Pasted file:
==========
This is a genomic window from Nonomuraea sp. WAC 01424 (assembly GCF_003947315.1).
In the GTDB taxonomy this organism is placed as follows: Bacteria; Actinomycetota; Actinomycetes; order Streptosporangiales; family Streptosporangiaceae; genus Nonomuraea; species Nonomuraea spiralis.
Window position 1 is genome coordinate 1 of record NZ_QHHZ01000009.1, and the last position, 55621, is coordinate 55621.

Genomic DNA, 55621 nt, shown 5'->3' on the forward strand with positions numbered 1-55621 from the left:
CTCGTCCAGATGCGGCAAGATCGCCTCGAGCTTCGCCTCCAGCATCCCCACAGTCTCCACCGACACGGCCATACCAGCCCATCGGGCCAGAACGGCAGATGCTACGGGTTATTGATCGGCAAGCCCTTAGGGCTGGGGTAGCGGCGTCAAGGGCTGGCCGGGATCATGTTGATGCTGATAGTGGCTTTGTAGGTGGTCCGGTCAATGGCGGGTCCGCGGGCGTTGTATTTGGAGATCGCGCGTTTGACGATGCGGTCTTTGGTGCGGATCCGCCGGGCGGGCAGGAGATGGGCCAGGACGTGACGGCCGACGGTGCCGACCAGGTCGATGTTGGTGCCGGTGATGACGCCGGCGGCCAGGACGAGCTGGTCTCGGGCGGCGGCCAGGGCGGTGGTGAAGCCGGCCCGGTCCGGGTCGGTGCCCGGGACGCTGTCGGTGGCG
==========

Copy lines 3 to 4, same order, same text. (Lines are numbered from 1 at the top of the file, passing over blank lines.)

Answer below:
Window position 1 is genome coordinate 1 of record NZ_QHHZ01000009.1, and the last position, 55621, is coordinate 55621.

Genomic DNA, 55621 nt, shown 5'->3' on the forward strand with positions numbered 1-55621 from the left: